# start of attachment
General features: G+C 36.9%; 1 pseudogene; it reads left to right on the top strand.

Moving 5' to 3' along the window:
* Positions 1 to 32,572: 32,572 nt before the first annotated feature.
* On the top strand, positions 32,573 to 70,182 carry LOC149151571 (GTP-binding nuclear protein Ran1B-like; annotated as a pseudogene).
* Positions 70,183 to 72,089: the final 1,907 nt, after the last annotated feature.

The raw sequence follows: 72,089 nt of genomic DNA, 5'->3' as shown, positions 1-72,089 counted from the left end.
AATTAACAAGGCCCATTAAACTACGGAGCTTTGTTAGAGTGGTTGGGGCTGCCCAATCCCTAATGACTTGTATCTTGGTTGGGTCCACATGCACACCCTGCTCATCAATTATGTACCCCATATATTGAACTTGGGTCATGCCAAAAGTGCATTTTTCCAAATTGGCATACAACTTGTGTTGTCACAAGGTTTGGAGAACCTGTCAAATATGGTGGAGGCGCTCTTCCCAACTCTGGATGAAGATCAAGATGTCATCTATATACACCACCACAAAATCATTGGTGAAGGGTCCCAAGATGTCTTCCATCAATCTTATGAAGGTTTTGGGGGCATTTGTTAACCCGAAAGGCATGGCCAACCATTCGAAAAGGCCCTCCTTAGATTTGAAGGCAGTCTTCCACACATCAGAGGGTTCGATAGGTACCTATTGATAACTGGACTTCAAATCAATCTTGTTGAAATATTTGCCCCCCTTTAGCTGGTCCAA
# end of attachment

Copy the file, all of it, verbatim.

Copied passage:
General features: G+C 36.9%; 1 pseudogene; it reads left to right on the top strand.

Moving 5' to 3' along the window:
* Positions 1 to 32,572: 32,572 nt before the first annotated feature.
* On the top strand, positions 32,573 to 70,182 carry LOC149151571 (GTP-binding nuclear protein Ran1B-like; annotated as a pseudogene).
* Positions 70,183 to 72,089: the final 1,907 nt, after the last annotated feature.

The raw sequence follows: 72,089 nt of genomic DNA, 5'->3' as shown, positions 1-72,089 counted from the left end.
AATTAACAAGGCCCATTAAACTACGGAGCTTTGTTAGAGTGGTTGGGGCTGCCCAATCCCTAATGACTTGTATCTTGGTTGGGTCCACATGCACACCCTGCTCATCAATTATGTACCCCATATATTGAACTTGGGTCATGCCAAAAGTGCATTTTTCCAAATTGGCATACAACTTGTGTTGTCACAAGGTTTGGAGAACCTGTCAAATATGGTGGAGGCGCTCTTCCCAACTCTGGATGAAGATCAAGATGTCATCTATATACACCACCACAAAATCATTGGTGAAGGGTCCCAAGATGTCTTCCATCAATCTTATGAAGGTTTTGGGGGCATTTGTTAACCCGAAAGGCATGGCCAACCATTCGAAAAGGCCCTCCTTAGATTTGAAGGCAGTCTTCCACACATCAGAGGGTTCGATAGGTACCTATTGATAACTGGACTTCAAATCAATCTTGTTGAAATATTTGCCCCCCTTTAGCTGGTCCAA